Participating in Warbler Weekend in Frontenac,MN, on the Mississippi River this past weekend was quite an experience. The total bird list seen by all 100+ observers at this gathering ran to 139 species; I think my husband and I saw about 70 of those. Some were old friends (e.g., Yellow-rumped and Yellow Warblers), and some were brand new to us, like the Cape May Warbler. It’s hard to pick a “most beautiful” among such colorful creatures, but the Cape May was my choice for this weekend.
The “best bird” was also the first bird I saw this weekend, highlighted in the golden light of our early morning (6:30 a.m.) departure on bird walks all over the wooded areas of Frontenac. This particular bird was so busy probing into the flowers of this tree that it completely ignored the exclamations and chatter of the dozens of people standing 20 feet away.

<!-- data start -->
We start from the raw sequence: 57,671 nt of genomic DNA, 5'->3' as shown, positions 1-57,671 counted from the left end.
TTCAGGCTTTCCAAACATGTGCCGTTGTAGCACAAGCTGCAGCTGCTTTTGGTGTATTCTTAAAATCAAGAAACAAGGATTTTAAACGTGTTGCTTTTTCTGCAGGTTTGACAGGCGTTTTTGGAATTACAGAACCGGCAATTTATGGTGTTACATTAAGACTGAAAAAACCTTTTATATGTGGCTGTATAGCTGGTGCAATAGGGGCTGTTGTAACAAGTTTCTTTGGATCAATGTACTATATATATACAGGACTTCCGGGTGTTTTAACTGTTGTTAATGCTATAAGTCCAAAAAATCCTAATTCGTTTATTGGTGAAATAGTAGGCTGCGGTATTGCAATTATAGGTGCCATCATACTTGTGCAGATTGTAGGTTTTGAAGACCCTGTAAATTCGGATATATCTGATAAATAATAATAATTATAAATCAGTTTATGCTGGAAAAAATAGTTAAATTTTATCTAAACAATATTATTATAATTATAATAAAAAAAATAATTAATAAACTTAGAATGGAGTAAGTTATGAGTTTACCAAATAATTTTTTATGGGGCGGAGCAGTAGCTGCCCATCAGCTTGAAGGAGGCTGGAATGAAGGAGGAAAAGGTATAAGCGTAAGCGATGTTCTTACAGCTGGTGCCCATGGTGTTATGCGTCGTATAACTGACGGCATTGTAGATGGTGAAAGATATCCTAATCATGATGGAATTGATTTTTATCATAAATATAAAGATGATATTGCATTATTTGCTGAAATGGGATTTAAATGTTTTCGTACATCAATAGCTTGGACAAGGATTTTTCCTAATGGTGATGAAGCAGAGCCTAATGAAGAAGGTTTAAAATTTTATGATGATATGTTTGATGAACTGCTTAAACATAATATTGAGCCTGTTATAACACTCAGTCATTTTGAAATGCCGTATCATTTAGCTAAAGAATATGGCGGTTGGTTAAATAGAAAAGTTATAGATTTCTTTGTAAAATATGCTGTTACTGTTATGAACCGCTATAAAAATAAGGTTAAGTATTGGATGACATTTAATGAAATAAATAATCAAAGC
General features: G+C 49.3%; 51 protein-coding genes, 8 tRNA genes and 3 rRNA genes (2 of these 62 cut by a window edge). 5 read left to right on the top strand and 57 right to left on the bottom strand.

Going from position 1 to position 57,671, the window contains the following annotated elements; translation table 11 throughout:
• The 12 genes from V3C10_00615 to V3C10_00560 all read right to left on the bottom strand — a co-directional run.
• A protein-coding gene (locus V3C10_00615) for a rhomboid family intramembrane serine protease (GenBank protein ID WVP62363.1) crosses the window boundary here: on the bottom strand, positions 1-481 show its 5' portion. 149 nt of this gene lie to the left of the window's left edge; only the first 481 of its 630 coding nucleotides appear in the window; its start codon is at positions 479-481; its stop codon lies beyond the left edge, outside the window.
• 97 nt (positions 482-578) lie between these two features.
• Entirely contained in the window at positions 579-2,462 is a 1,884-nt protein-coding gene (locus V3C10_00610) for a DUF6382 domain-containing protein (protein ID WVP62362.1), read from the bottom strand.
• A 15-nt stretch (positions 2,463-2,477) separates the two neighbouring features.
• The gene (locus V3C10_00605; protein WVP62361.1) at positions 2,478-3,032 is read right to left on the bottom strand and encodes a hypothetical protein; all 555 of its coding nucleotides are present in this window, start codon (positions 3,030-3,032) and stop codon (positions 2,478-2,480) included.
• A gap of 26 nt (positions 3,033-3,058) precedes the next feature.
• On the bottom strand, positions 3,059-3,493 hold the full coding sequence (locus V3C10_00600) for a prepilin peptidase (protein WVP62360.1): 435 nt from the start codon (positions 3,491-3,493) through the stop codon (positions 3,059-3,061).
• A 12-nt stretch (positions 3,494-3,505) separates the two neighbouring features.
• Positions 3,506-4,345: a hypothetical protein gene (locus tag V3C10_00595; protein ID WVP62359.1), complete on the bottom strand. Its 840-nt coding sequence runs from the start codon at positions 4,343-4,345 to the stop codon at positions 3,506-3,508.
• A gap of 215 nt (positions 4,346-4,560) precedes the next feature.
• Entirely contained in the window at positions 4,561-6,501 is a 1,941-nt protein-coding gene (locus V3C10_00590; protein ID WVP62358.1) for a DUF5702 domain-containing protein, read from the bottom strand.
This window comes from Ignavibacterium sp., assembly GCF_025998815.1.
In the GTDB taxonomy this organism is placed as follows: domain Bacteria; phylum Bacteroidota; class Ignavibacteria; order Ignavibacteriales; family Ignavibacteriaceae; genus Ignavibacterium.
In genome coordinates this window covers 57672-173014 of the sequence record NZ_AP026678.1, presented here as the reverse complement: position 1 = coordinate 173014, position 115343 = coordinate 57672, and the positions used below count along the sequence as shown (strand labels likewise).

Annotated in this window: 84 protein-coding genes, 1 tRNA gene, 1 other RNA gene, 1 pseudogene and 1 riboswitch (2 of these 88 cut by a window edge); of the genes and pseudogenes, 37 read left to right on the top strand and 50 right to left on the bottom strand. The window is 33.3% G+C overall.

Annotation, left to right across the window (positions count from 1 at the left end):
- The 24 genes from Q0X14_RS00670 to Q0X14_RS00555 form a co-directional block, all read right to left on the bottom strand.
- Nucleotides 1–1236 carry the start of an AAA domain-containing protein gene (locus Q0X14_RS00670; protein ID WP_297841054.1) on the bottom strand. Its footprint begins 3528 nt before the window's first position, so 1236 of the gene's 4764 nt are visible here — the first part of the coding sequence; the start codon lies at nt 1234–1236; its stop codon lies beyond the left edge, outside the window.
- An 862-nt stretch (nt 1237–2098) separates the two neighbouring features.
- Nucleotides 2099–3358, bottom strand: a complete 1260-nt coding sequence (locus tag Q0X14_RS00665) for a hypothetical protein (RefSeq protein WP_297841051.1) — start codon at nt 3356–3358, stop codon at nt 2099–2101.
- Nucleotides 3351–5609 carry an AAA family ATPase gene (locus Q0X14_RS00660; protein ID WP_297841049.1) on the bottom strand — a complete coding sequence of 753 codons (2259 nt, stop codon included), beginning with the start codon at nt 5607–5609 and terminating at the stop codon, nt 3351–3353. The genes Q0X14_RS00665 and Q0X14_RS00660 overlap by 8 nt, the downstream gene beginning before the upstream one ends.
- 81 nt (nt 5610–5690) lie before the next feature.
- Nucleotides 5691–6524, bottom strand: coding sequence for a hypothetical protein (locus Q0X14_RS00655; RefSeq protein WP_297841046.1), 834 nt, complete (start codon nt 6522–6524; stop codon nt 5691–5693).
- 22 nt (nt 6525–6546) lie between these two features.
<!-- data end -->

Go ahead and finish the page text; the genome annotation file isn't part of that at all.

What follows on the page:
Cape May Warblers are spruce budworm specialists, but they do have an unusually curled and semi-tubular tongue that allows them to probe into the depths of flowers to lap up nectar, which they use as an alternative food source to their highly insectivorous diet.
These warblers are also unusual in having a larger than expected number of nestlings for a tiny warbler. Their clutch size might vary markedly depending on the density of spruce budworm available in a particular season, ranging from a low of 4 to a high of 9 nestlings per brood. This density dependent strategy allows the warbler population to expand rapidly and serves as an effective control of budworm outbreaks in the coniferous forests.